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    ABSTRACT: In contrast to Hodgkin lymphoma and systemic anaplastic large-cell lymphoma, CD30 expression of malignant lymphocytes in mycosis fungoides (MF) and Sézary syndrome (SS) is quite variable. Clinical activity and safety of brentuximab vedotin, a CD30 targeting antibody-drug conjugate, was evaluated in MF and SS. Tissue and blood biomarkers of clinical response were explored. In this phase II study, patients with MF or SS with negligible to 100% CD30 expression levels were treated with brentuximab vedotin (1.8 mg/kg) every 3 weeks for a maximum of sixteen doses. The primary end point was overall global response rate. Secondary end points included correlation of tissue CD30 expression level with clinical response, time to response, duration of response, progression-free and event-free survivals, and safety. Of the 32 patients enrolled and treated, 30 patients had available efficacy evaluations. Objective global response was observed in 21 (70%) of 30 patients (90% CI, 53% to 83%). CD30 expression assessed by immunohistochemistry was highly variable, with a median CD30max of 13% (range, 0% to 100%). Those with <5% CD30 expression had a lower likelihood of global response than did those with 5% or greater CD30 expression (P < .005). CD163 positive tumor-associated macrophages, many of which coexpress CD30, were abundant in tissue. Peripheral neuropathy was the most common adverse event. Brentuximab vedotin demonstrated significant clinical activity in treatment-refractory or advanced MF or SS with a wide range of CD30 expression levels. Additional biomarker studies may help optimize rational design of combination therapies with brentuximab vedotin. © 2015 by American Society of Clinical Oncology.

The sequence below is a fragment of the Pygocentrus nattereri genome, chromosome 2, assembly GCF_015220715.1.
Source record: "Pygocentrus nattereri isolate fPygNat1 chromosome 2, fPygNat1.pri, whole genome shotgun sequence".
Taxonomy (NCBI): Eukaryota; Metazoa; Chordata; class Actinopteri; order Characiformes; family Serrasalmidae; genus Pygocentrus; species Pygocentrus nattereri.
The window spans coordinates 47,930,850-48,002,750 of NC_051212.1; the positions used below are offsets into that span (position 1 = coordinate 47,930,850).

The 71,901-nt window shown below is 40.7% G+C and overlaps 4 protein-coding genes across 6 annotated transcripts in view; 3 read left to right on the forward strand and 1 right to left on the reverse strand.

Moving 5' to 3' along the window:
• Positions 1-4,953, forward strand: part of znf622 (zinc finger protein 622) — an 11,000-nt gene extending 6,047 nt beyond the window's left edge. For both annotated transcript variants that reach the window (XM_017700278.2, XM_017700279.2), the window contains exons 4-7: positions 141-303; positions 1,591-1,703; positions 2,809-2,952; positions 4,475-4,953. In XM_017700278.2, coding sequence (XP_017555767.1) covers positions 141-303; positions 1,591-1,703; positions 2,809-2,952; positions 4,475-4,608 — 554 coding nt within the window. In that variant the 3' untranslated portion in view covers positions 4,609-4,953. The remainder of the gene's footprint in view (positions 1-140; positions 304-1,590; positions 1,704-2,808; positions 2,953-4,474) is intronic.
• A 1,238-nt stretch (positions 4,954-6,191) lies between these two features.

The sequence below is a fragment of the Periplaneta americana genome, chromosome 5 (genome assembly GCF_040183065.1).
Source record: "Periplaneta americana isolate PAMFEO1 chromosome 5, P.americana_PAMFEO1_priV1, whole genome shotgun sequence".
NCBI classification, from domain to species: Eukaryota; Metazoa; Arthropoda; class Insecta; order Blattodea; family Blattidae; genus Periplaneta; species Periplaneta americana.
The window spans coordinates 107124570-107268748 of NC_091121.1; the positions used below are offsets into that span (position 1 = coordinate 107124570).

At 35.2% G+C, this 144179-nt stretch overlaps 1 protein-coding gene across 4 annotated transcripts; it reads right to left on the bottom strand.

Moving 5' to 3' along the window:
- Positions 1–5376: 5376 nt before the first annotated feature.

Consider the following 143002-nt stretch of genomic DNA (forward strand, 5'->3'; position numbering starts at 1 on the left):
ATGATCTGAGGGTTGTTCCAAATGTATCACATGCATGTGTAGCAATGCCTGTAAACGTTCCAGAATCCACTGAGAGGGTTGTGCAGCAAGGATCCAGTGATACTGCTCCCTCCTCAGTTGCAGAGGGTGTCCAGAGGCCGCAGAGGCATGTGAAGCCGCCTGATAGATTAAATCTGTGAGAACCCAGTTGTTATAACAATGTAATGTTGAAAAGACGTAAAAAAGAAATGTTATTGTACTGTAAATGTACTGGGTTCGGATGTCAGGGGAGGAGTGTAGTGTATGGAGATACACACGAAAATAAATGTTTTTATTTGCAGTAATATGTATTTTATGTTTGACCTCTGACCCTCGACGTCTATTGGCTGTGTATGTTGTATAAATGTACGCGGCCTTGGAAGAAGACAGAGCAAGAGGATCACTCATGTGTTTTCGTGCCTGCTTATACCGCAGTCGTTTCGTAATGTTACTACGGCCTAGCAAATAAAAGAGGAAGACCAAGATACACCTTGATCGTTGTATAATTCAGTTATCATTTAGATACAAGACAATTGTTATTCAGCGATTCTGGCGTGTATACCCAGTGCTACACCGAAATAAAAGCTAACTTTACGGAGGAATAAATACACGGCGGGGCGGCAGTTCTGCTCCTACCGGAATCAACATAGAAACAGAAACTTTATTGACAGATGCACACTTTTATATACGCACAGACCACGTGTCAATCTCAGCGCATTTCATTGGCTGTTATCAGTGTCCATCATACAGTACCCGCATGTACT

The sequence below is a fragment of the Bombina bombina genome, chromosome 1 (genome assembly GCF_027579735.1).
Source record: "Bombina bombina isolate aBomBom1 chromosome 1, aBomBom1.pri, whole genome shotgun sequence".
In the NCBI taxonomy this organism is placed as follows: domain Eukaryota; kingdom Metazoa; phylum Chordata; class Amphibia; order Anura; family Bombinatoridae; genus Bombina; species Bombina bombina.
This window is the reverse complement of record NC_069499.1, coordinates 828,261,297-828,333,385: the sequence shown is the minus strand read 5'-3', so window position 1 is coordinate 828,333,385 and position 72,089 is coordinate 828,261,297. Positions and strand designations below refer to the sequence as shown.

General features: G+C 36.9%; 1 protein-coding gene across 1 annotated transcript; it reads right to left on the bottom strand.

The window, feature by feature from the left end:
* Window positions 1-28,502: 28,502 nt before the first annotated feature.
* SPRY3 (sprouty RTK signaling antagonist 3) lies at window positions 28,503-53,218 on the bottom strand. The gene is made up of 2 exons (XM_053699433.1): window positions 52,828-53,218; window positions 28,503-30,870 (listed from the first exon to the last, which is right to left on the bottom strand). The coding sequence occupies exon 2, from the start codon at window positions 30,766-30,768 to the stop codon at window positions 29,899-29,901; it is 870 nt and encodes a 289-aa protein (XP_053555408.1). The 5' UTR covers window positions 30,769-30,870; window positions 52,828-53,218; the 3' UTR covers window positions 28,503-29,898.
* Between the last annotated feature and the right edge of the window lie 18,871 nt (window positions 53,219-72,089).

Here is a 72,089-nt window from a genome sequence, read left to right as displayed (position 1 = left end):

Journal of Clinical Oncology 07/2015; DOI:10.1200/JCO.2014.60.3969 · 18.43 Impact Factor
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    ABSTRACT: The two major subtypes of diffuse large B cell lymphoma (DLBCL)-activated B cell-like (ABC) and germinal center B cell-like (GCB)-arise by distinct mechanisms, with ABC selectively acquiring mutations that target the B cell receptor (BCR), fostering chronic active BCR signaling. The ABC subtype has a ∼40% cure rate with currently available therapies, which is worse than the rate for GCB DLBCL, and highlights the need for ABC subtype-specific treatment strategies. We hypothesized that ABC, but not GCB, DLBCL tumors would respond to ibrutinib, an inhibitor of BCR signaling. In a phase 1/2 clinical trial that involved 80 subjects with relapsed or refractory DLBCL, ibrutinib produced complete or partial responses in 37% (14/38) of those with ABC DLBCL, but in only 5% (1/20) of subjects with GCB DLBCL (P = 0.0106). ABC tumors with BCR mutations responded to ibrutinib frequently (5/9; 55.5%), especially those with concomitant myeloid differentiation primary response 88 (MYD88) mutations (4/5; 80%), a result that is consistent with in vitro cooperation between the BCR and MYD88 pathways. However, the highest number of responses occurred in ABC tumors that lacked BCR mutations (9/29; 31%), suggesting that oncogenic BCR signaling in ABC does not require BCR mutations and might be initiated by non-genetic mechanisms. These results support the selective development of ibrutinib for the treatment of ABC DLBCL.
    Nature medicine 07/2015; 21(8). DOI:10.1038/nm.3884 · 27.36 Impact Factor
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    Mayo Clinic Proceedings 07/2015; 90(8). DOI:10.1016/j.mayocp.2015.06.001 · 6.26 Impact Factor
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    ABSTRACT: As the optimal treatment for primary mediastinal large B-cell lymphoma (PMBCL) remains undefined, we evaluated outcomes of patients treated with standard and dose-intense R-CT with and without radiotherapy (RT). We retrospectively identified 28 patients with stage I-II PMBCL in our lymphoma database, re-reviewed pathology slides, and scored interim or post-chemotherapy PET/CTs using the Deauville scale. 14 patients received RT (36-45 Gy) preceded by either 6 cycles of rituximab, cyclophosphamide, doxorubicin, vincristine, prednisone (R-CHOP) or 12 weeks of rituximab, etoposide, doxorubicin, cyclophosphamide, vincristine, prednisone, and bleomycin (R-VACOP-B) with median follow-up of 94 months. 14 patients received 4-8 cycles of dose-adjusted etoposide, vincristine, doxorubicin, cyclophosphamide, and rituximab (DA-EPOCH-R) with median follow-up of 38 months; one of these received RT (36 Gy) due to post-chemotherapy PET/CT Deauville score 4. Following R-CT and RT or DA-EPOCH-R, 5-year and 3-year FFP and OS were both 100%. Both R-CHOP/R-VACOP-B with RT and DA-EPOCH-R demonstrate excellent outcomes.
    Leukemia & lymphoma 07/2015; DOI:10.3109/10428194.2015.1067700 · 2.89 Impact Factor